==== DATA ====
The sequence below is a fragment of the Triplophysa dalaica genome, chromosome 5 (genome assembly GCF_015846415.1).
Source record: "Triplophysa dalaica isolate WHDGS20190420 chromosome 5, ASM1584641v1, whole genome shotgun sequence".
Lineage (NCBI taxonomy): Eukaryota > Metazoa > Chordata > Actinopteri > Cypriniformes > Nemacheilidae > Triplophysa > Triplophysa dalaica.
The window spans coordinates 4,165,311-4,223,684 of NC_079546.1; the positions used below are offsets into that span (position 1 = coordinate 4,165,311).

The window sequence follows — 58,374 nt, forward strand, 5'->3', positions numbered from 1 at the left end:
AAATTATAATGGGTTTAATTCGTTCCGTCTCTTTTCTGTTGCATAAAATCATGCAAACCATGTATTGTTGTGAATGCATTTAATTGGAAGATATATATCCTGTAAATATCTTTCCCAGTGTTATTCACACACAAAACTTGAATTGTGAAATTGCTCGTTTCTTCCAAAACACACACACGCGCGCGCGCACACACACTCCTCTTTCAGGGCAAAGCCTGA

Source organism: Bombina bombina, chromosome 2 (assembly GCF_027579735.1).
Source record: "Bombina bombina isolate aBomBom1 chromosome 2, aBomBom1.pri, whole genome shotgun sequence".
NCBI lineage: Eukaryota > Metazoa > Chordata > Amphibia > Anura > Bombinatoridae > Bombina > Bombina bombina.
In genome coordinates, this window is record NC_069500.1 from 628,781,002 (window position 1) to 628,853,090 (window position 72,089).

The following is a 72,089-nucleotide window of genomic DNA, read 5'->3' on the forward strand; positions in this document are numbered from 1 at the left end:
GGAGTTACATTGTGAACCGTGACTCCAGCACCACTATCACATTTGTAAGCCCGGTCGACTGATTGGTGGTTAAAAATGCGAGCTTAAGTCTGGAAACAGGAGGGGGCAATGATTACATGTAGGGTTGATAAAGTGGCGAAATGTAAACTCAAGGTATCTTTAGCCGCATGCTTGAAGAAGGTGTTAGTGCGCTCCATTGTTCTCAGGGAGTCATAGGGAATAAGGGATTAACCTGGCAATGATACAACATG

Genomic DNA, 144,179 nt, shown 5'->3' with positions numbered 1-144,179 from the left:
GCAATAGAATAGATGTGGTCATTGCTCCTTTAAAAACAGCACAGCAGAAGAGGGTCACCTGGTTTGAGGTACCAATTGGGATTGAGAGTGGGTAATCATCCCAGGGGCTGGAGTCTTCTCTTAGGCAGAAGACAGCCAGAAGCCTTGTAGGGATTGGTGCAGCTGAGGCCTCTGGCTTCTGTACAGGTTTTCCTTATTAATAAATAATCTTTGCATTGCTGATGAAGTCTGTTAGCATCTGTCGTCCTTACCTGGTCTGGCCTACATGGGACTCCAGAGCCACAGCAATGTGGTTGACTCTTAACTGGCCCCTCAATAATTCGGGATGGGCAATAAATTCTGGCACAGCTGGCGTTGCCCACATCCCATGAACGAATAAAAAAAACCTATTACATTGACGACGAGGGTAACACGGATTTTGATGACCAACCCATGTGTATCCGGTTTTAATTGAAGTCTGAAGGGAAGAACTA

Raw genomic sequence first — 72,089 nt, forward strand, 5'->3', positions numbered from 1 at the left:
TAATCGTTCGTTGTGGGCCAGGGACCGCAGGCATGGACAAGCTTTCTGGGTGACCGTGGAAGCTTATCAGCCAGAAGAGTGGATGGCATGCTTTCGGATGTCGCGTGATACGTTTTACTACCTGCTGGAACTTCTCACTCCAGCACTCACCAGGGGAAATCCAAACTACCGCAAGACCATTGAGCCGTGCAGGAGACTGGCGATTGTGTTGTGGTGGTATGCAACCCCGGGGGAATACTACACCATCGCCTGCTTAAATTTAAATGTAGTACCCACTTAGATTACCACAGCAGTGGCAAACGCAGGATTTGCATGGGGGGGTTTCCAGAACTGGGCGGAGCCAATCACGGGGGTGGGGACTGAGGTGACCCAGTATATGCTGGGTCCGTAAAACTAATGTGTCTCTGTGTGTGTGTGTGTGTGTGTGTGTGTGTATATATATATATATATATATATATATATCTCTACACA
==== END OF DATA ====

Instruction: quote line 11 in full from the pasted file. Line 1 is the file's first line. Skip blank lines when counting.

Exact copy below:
The following is a 72,089-nucleotide window of genomic DNA, read 5'->3' on the forward strand; positions in this document are numbered from 1 at the left end: